‘Brain Surfing’: Ultrasound waves focused on prefrontal cortex elevate mood and change brain connectivity in human volunteers


Joseph L Sanguinetti, Stuart Hameroff, Ezra E Smith, Tomokazu Sato, Chris MW Daft, William J Tyler, John JB Allen (2020) Transcranial Focused Ultrasound to the Right Prefrontal Cortex Improves Mood and Alters Functional Connectivity in Humans  Frontiers in Human Neuroscience  



Newswise — A team of researchers at the University of Arizona has found that low-intensity ultrasound waves directed at a particular region of the brain’s prefrontal cortex in healthy subjects can elevate mood, and decrease connectivity in a brain network that has been shown to be hyperactive in psychiatric disorders. The method uses transcranial focused ultrasound (‘tFUS’), a painless, non-invasive technique to modulate brain function comparable to transcranial magnetic stimulation (‘TMS’), and transcranial direct current stimulation (‘tDCS’). This study shows, for the first time, a correlation between tFUS-induced mood enhancement, and reorganization of brain circuits.   

Commonly used for medical imaging, ultrasound consists of mechanical vibrations in the range of ‘megahertz’, a million waves per second, well above human auditory threshold at 20 thousand waves per second. The waves echo off internal body surfaces including unborn babies to provide dynamic anatomical images. Low intensity ultrasound has also long been used as a therapy, e.g. to reduce pain, inflammation and peripheral nerve dysfunction all over the body. Regarding the brain, ultrasound is attenuated by the skull, but passes through sufficiently to focus on specific brain regions at desired depths. At low intensities,, tFUS has been shown to be safe, and able to modulate brain activity, behavior and human mental states.  

In the present study, researchers aimed tFUS at the right ventrolateral pre-frontal cortex, specifically the right inferior frontal gyrus (rIFG), an area implicated in mood and emotional regulation. For example increased activity there correlates with reduced negative emotional experience.         

In a randomized placebo-controlled double blind study, 51 healthy student volunteers (27 female, 24 male, mean age 19.7 years) received 30 seconds of either tFUS at 500 kilohertz (0.5 megahertz), or placebo exposure, by a transducer held to the scalp over the temporal window, aimed at rIFG. 

Subjects completed mood surveys before, and up until 30 minutes after tFUS, and results showed that, compared to those receiving placebo, mood scores (‘Global Affect’) for subjects receiving tFUS were significantly higher 20 and 30 minutes later and, anecdotally, up to one hour.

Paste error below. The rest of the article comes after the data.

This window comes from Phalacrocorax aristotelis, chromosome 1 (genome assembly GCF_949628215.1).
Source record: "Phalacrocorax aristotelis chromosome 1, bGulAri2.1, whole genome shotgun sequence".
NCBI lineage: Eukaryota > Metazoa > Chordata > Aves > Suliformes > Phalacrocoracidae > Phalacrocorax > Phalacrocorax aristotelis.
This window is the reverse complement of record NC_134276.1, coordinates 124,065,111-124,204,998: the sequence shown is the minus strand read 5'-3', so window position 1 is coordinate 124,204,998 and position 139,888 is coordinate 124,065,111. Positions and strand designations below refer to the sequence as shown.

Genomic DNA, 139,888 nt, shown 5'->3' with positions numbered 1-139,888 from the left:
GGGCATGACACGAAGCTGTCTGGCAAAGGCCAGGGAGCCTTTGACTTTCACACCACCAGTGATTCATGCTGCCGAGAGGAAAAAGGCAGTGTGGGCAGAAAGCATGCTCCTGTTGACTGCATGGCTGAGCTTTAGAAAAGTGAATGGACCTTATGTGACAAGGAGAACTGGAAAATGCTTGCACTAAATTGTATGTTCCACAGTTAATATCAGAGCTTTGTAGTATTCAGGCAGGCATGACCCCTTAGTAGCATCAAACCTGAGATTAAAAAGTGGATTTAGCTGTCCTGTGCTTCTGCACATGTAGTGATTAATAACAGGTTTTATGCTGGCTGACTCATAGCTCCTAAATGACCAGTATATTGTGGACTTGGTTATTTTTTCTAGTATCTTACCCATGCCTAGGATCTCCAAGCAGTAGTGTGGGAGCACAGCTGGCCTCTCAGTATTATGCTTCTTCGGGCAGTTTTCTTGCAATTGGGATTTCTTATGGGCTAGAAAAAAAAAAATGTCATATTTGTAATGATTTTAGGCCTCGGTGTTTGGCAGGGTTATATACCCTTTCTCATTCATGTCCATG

In a second experiment in healthy volunteers, tFUS mood-elevating effects were replicated, and functional magnetic resonance imaging (fMRI) done before and 20 minutes after tFUS aimed at rIFG. Results showed decreased functional connectivity between rIFG and a number of cortical areas, and decreased connectivity within the default mode network (DMN), a circuit involved in self-referential thinking, mind-wandering and worrying. 

The mechanisms by which tFUS acts in the brain to alter mental states and neuronal connectivity are unknown, as is that by which TMS and tDCS act, and how mental states arise in the brain at all. At the cellular level, ultrasound has been proposed to act on membranes, receptors, extra-cellular matrix and intra-neuronal cytoskeletal microtubules. With known resonances in megahertz, microtubules play prominent roles in synaptic plasticity, and have been theoretically proposed as a substrate for consciousness.       

Decreasing connectivity within DMN suggests the possibility of less self-referential thinking, such as worrying or rumination, and may correlate with being more ‘in the moment’. Indeed a temporary reduction in this network could be particularly useful and lead to longer term neural plasticity if combined with reinforcing therapy, like mindfulness meditation or other modalities 

Lead author Jay Sanguinetti commented: "We're not trying to stimulate neurons to fire, nor simply activate pleasure areas, but to modulate plasticity and enable brain circuits to ‘re-tune’ toward being more mindful ‘in the moment’. 

tFUS as well as unfocused transcranial ultrasound (‘TUS’) are safe, painless, relatively inexpensive, and extremely promising for a variety of mental and cognitive disorders including traumatic brain injury, Alzheimer’s disease, depression, Parkinson’s, chronic pain and addiction. 


Journal Link: Frontiers in Human Neuroscience, 28 February 2020